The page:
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03 September 2003 @ 03:28 pm
Ghost speakers...  
Last night I started hearing very faint music in my room. I thought it was coming from my radio, like I'd accidentally turned the volume low instead of turning it off when the alarm went off. Nope, not the culprit. I listened closely until I found the source -- my computer's speakers. But it wasn't music I was listening to, nor even music that I have on my computer. It sounded like a radio station, fuzzy, playing hip hop and rap. Even when I put my own music on, I could hear it faintly through the music.

So, puzzled and very sleepy, I simply turned them off, and it stopped. This morning I woke up, and turned them back on, and there was no sound coming from them. A few hours later, however, it started again. It goes on and off.

Does anyone have any clue how this could be, or what I should do? Should I start preparing for an alien takeover or what? I'd like to figure out what this is and stop it, especially since it's shitty music.
 
 
Mood: puzzled
Music: Blur - On Your Own
 
 
 
herding virtual hedgehogsnessur on September 3rd, 2003 01:21 pm (UTC)
used to happen to me all the time when i lived in a trailer park. Had 3 ft. floor speakers, and i could always hear music even when they were off. i really should blame ghosts, but i'm feeling kind of jaded today, so i'll blame random scientific pheonomena instead.
There's probably a lot of baggage to considereianorange on September 3rd, 2003 01:41 pm (UTC)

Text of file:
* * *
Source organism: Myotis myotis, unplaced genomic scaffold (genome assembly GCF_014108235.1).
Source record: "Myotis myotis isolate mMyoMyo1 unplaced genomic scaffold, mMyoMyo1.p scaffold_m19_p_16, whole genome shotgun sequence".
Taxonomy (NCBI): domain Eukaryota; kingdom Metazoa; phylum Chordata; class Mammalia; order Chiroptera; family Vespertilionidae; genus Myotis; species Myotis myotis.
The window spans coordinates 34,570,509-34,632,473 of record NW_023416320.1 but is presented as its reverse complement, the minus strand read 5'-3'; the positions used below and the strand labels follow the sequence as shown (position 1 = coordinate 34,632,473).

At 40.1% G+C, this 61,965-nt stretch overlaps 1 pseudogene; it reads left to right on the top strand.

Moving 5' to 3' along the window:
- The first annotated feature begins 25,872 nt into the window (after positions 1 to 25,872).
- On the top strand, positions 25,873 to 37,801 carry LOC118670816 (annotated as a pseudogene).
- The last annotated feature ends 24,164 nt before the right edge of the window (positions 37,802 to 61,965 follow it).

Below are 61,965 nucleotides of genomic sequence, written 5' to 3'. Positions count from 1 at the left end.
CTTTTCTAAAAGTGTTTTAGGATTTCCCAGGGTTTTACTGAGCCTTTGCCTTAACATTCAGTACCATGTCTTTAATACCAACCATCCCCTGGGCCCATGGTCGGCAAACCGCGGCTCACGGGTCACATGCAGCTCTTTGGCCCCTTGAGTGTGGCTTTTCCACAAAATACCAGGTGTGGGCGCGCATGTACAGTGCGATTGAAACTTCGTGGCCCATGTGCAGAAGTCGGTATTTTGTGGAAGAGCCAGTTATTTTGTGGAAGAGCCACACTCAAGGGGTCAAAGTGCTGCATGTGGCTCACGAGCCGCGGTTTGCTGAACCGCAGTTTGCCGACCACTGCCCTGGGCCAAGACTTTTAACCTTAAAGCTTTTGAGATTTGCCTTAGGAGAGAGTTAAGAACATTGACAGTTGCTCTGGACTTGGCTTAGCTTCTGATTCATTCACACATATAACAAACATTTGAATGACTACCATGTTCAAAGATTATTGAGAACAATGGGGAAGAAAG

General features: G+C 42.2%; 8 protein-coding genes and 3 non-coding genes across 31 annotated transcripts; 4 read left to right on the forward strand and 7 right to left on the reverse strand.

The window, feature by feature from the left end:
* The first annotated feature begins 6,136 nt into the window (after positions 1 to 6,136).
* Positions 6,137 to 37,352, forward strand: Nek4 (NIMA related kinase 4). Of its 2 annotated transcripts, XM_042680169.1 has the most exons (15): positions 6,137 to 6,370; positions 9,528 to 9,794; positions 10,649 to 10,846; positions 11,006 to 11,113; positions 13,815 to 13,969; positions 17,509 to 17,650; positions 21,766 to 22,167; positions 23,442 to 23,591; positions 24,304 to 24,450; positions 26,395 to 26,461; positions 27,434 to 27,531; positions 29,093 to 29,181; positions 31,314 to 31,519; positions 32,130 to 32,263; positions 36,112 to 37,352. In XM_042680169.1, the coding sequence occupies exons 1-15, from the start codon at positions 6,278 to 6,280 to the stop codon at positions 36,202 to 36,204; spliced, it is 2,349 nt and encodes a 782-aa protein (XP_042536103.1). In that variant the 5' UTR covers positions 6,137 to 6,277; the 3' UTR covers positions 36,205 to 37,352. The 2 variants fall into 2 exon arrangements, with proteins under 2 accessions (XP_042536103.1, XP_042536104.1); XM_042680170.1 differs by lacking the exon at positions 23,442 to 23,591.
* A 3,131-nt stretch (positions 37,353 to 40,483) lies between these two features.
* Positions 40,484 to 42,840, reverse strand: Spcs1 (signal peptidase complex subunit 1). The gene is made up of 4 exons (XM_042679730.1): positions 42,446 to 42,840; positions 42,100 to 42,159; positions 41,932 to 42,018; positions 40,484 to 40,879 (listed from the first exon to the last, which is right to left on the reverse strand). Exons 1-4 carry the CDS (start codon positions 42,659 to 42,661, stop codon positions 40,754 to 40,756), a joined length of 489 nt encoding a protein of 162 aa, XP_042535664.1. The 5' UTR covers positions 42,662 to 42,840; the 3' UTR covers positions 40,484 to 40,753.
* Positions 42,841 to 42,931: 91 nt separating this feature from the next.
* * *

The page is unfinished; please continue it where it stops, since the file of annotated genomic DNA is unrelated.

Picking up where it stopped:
even alien invaders listen to Sean Paul and 50 Cent
Corpsus Hypertexticusspacemummy on September 3rd, 2003 01:41 pm (UTC)
When I was a kid, if I put my teeth almost together, I could pick up a local radio station on my molars.
Alex Staherskiintheblacklodge on September 3rd, 2003 02:41 pm (UTC)
You're definitely getting RF (radio frequency) interference. I'm not sure there's much you're gonna be able to do about it besides get a different cable for your speakers. A cable with better shielding won't get the interference, but I doubt they even make them for computer speakers.
2πr: robots need love tootwopiearr on September 3rd, 2003 03:09 pm (UTC)
what mobius said.

I've heard reports that wrapping tin foil around your cables can help some, though I've not tried it myself. Longer cables will also conduct better, acting essentially as antennas would on a radio, so if you're at all skilled with matters electrical you might want to try splicing out any excess cable from your set-up's requirements.

The other thing you might want to try is broadcasting your own RF signals in an effort to drown out the ones your speakers are picking up. Wireless base stations are the best tool for this I can think off offhand, but you can also find kits for RF white noise generators in the back of most eletronics magazines. (They're used as practical joke tools for scrambling TVs and things) It'd likely take some tuning to get it a) on the right frequency and b) localized enough not to interfere with random passerbys' cel phones, however, so a small amount of electrical adeptness is probably still required there.
just johnjustjohn on September 3rd, 2003 03:29 pm (UTC)
Also ... Make sure your speaker wires aren't crossing or tangled in other wires.
chicarun207 on September 3rd, 2003 05:16 pm (UTC)
::hears twilight zone theme::
beyond starlightunderstudyashey on September 3rd, 2003 08:39 pm (UTC)
THAT HAPPENS TO ME TOO!! at home AND school, i hear it sleeping all the time and it wakes me up... its sooo weird